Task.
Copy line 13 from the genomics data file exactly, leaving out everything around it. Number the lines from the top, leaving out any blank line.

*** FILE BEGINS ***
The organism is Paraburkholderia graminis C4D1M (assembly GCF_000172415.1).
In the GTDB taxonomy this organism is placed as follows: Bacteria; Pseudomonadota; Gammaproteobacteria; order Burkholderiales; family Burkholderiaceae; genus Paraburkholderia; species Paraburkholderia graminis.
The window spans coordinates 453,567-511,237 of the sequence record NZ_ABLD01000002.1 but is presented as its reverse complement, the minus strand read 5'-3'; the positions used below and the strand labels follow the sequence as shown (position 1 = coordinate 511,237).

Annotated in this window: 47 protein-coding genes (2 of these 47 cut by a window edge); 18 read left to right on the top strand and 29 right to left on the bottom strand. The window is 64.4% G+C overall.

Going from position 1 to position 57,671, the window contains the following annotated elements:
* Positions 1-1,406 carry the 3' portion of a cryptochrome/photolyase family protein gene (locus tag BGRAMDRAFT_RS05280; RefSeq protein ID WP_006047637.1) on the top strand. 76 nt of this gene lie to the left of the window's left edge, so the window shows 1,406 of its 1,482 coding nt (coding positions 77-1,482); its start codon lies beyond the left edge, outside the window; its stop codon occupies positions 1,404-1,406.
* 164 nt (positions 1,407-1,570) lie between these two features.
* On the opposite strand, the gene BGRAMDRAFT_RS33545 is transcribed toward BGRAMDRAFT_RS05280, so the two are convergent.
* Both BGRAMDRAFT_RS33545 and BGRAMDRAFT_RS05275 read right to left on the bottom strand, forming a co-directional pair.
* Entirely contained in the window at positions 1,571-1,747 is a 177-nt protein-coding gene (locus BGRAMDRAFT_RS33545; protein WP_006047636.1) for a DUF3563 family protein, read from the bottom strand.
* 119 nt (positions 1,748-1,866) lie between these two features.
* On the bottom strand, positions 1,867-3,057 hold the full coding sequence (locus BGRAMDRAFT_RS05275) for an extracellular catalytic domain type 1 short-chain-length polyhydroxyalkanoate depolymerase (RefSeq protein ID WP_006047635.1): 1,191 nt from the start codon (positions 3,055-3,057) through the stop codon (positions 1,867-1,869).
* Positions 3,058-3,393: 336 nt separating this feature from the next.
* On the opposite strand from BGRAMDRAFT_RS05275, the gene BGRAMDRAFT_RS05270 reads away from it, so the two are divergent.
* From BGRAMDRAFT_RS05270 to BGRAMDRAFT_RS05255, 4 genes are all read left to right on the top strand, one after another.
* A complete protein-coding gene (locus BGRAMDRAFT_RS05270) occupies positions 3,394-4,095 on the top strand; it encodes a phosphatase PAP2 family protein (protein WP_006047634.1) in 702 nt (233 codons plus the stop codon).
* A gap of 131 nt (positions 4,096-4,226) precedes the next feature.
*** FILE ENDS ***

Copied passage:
* Positions 3,058-3,393: 336 nt separating this feature from the next.